Always Use Your Turn Signals
Using your turn signals to notify others of your intentions for turning or changing lanes is the law. Yet, sometimes we get lazy and don’t use our signals, especially when changing lanes. As previously mentioned, semi-trucks need time and distance to react to other drivers. When you don’t use your turn signals, you can cause an accident. One of the best ways to safely share Washington’s roads and highways with semi-trucks is to turn on your signal at least three to four seconds before making a turn or changing lanes.
Allow Room for Wide Turns
Semi-trucks cannot make tight turns because of the way the tractor is connected to the trailer. This typically doesn’t cause an issue when a truck driver has to make a left turn; however, right-hand turns typically require the driver to swing wide to the left to make a turn. If drivers cannot make a wide turn, they might go off the road or hit something on their right side. Whenever you find yourself at an intersection with a tractor-trailer, make sure to allow the driver enough space to swing wide and make a safe turn. If you follow too closely or you don’t give enough space on the left side of the semi-truck, you risk being involved in a collision.
Don’t Drive While Impaired
Drinking and driving is not only illegal, but it’s dangerous, especially when sharing the road with semi-trucks. When your senses are impaired by alcohol or drugs, legal or illegal, you aren’t able to judge time and distance accurately. Depending on the extent of your impairment, you might swerve into oncoming traffic or another lane, cutting off a semi-truck.
Remember that truck drivers need ample time and distance to react, so they may not be able to avoid a collision if you make sudden movements. Also, those who are driving under the influence might find it difficult to avoid a semi-truck stalled on the side of the road because of a mechanical issue. Keep in mind that the side effects of some medications can also impair your senses, especially if you combine them with alcohol. Make sure to discuss side effects with your physician, and adjust to medications which don’t affect your driving ability.
Don’t Be a Distracted Driver
The Federal Motor Carrier Safety Association (FMCSA) has long prohibited cell phone use for truck drivers which doesn’t utilize hands-free features of the device, and Washington drivers have the same restriction. Many other states only address cell phones and texting as a distraction, but Washington has cracked down on all driving distractions.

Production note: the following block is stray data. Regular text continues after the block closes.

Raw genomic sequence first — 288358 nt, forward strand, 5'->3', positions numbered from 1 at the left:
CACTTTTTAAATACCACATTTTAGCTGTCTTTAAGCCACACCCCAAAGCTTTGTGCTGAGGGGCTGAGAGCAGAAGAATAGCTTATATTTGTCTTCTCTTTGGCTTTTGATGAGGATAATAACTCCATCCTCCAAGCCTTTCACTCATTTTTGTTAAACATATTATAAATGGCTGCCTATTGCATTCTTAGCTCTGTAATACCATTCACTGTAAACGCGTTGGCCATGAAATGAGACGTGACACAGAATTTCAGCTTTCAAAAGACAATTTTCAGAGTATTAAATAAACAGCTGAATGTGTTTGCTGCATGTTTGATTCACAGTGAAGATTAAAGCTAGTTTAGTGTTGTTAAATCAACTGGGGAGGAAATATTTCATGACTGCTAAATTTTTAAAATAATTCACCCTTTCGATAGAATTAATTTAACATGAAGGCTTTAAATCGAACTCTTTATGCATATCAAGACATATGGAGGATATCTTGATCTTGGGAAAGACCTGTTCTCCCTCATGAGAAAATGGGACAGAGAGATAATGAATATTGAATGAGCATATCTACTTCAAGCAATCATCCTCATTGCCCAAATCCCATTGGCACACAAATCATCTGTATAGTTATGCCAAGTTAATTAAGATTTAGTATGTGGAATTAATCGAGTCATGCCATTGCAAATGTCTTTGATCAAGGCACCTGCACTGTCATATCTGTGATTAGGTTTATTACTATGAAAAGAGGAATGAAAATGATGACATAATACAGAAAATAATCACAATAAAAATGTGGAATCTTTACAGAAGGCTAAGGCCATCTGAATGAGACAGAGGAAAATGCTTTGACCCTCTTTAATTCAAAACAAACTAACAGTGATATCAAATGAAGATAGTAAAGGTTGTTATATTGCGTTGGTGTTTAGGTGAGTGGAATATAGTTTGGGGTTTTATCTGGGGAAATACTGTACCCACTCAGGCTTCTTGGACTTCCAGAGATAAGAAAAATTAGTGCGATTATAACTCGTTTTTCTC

If law enforcement sees a driver putting on makeup, adjusting the radio, eating, or engaging in any other distracting behavior, they can issue a citation. In some ways, distracted driving can be more dangerous than driving under the influence. When a driver’s hands, eyes, and/or mind strays from the road, severe accidents can occur. When a collision occurs between a passenger vehicle and a semi-truck, it’s the occupants of the vehicle who typically die or suffer severe injuries. Driving without distractions might save your life.
Only Drive When You Are Well-rested
Driving while fatigued occurs far too often on the nation’s roads and highways. You might not realize that drowsy driving can impair your senses like alcohol. In fact, the National Highway Transportation Safety Administration (NHTSA) estimates 18 hours without rest affects a person the same as a 0.08 blood alcohol concentration.
Truck drivers are especially susceptible to drowsy driving because of their demanding schedules and unrealistic performance standards of their employers, which sometimes include driving at night. Safely sharing Washington’s roads with semi-trucks means you need to have adequate rest before you drive. Not only will you be more alert as you drive and maneuver your vehicle, but if you encounter a fatigued driver in a truck or other vehicle, your alertness might help you avoid a severe accident.
What Should You Do After a Truck Accident?
An accident still might occur even if you follow all of the previously mentioned safety tips. After a truck accident, you need to complete as many of the following tasks as possible, depending on your physical capability. If not, friends and family members can also help you.
- Go to the doctor ASAP if you didn’t ride to the emergency room in an ambulance. Some injuries might not show symptoms, so get checked out and make sure any injuries have been documented in your medical record.
- File a police report. Law enforcement probably came to the scene of your accident because even minor truck accidents can block traffic and cause injury. If they did not, you need to call them to the scene or immediately file a report.
- File an insurance claim. Even though you believe the truck driver is at fault for the accident, you need to file a claim with your carrier. Most insurance companies require policyholders to file a claim where their coverage might apply. This will prevent cancellation of your policy, but also document the accident and link it with the associated police report.
Consult a skilled Seattle personal injury attorney. Semi-truck accidents are serious events which can devastate victims and their families. A qualified attorney can help investigate the accident and gather relevant documents, evidence, and information. Additionally, personal injury lawyers with truck accident experience know how to deal with the large insurance policies, increased property damage, and more severe injuries often associated with semi-trucks. They will handle communication and negotiation with relevant parties, while you focus on recovery.